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There was plenty to reflect on and admire from the British Olympic Trials in Sheffield and the performances at the World Short Course Championships in Manchester.

British records, Commonwealth records, a few European ones sprinkled in for good measure, and the World Long Course record of Liam Tancock (pictured below) in the 50 metres backstroke.

Don't, however, get the impression that Britain has become a swimming superpower. There is still a long way to go before we can be bracketed alongside the USA and the Australians. Inexorable progress is being made on that front and, bit by bit, we are closing in on the top nations in Europe, which is a big step in itself.

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After a better than expected Olympic trials, all the talk among journalists and spectators alike was how Team GB would fare in Beijing.

Note the swimmers and coaches, and notably the new National Performance Director, Michael Scott, were not keen to crystal ball gaze. We've been down that road before, notably before Athens, when five was the target figure and the squad fell well short of that with two bronzes.

This time around there is a different feel about the almost 40-strong line-up. Sure, not everyone will perform to their optimum, that is too much to hope for, but I believe a large percentage of them will, and because of that more appearances in finals will follow.

Whether they convert top-eight places into top-three medals is one of the great imponderables, and events at the new "Water Cube" from 9-16 August will provide the answers.

In my heart of hearts, I don't think five medals is an outlandish expectation, but I may have to reappraise that after the American trials have taken place in late June.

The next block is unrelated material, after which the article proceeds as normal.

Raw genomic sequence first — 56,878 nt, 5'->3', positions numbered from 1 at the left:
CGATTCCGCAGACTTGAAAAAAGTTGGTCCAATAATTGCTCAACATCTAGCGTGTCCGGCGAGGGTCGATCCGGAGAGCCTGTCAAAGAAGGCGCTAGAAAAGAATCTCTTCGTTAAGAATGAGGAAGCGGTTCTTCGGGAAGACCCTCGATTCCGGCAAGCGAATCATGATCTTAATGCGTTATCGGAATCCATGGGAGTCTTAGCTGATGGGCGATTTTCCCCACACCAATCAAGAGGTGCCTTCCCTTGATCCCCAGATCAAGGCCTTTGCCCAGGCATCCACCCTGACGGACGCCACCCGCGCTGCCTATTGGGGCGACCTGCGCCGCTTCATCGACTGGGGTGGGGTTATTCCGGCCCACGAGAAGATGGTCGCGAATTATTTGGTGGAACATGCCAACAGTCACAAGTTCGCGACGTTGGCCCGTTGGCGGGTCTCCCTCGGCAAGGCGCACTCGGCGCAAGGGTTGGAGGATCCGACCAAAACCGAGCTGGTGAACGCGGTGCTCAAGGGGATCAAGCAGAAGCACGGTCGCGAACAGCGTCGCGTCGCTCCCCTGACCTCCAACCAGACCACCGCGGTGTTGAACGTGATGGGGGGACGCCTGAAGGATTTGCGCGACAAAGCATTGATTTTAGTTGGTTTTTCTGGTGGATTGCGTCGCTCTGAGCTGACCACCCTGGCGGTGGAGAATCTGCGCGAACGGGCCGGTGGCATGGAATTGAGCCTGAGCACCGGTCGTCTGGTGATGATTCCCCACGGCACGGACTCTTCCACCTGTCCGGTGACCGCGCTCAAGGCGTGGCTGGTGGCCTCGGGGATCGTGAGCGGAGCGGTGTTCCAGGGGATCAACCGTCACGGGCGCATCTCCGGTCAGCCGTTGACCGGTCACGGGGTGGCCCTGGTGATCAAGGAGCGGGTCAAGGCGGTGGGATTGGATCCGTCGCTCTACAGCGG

This is a phrase you will hear me use a lot over the next three or so months - we are producing racers and not just swimmers. Competitors whose knees don't turn to jelly on the blocks when they are placed alongside the sport's more illustrious names. If anything it galvanises them to race with the best, and invariably produces fast times for the swimmer concerned.

I know there is a steely determination amongst people such as David Davies, Tancock, Hannah Miley, and now Rebecca Adlington, who want to be the very best and are not content to settle for second best.

And they are not the only four. I could mention Ross Davenport, Fran Halsall and so many more. Exciting, isn't it? I think is really is, and that they are changing the British mindset where to just compete is good enough.

These people want to be high achievers, and with the infrastructure in place now for them to do just that, we're on course for more special things happening in British swimming, but it won't all come to fruition in Beijing.

Bob Ballard is a BBC reporter and commentator focusing on swimming and diving. Our FAQs should answer any questions you have. If they don't, you can contact us.


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